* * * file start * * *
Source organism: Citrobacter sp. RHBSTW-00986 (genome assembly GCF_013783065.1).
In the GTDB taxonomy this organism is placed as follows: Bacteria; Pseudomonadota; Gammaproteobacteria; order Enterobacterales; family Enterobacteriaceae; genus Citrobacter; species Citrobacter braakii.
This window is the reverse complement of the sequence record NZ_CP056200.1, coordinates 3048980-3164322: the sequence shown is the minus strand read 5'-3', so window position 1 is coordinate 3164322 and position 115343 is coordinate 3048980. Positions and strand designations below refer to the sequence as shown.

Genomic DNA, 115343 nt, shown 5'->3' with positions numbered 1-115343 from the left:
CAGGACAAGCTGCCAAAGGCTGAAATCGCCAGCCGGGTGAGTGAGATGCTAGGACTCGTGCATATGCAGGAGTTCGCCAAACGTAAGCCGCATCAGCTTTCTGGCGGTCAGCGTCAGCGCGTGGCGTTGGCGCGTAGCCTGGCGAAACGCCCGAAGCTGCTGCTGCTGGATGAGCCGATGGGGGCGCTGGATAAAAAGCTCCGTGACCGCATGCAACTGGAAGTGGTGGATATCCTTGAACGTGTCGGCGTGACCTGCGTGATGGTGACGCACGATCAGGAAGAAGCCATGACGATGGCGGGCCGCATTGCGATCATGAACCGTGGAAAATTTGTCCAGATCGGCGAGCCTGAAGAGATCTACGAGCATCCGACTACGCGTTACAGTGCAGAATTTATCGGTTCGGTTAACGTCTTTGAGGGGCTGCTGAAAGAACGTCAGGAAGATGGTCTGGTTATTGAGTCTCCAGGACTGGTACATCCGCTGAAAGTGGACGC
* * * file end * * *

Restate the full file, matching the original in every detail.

Source organism: Citrobacter sp. RHBSTW-00986 (genome assembly GCF_013783065.1).
In the GTDB taxonomy this organism is placed as follows: Bacteria; Pseudomonadota; Gammaproteobacteria; order Enterobacterales; family Enterobacteriaceae; genus Citrobacter; species Citrobacter braakii.
This window is the reverse complement of the sequence record NZ_CP056200.1, coordinates 3048980-3164322: the sequence shown is the minus strand read 5'-3', so window position 1 is coordinate 3164322 and position 115343 is coordinate 3048980. Positions and strand designations below refer to the sequence as shown.

Genomic DNA, 115343 nt, shown 5'->3' with positions numbered 1-115343 from the left:
CAGGACAAGCTGCCAAAGGCTGAAATCGCCAGCCGGGTGAGTGAGATGCTAGGACTCGTGCATATGCAGGAGTTCGCCAAACGTAAGCCGCATCAGCTTTCTGGCGGTCAGCGTCAGCGCGTGGCGTTGGCGCGTAGCCTGGCGAAACGCCCGAAGCTGCTGCTGCTGGATGAGCCGATGGGGGCGCTGGATAAAAAGCTCCGTGACCGCATGCAACTGGAAGTGGTGGATATCCTTGAACGTGTCGGCGTGACCTGCGTGATGGTGACGCACGATCAGGAAGAAGCCATGACGATGGCGGGCCGCATTGCGATCATGAACCGTGGAAAATTTGTCCAGATCGGCGAGCCTGAAGAGATCTACGAGCATCCGACTACGCGTTACAGTGCAGAATTTATCGGTTCGGTTAACGTCTTTGAGGGGCTGCTGAAAGAACGTCAGGAAGATGGTCTGGTTATTGAGTCTCCAGGACTGGTACATCCGCTGAAAGTGGACGC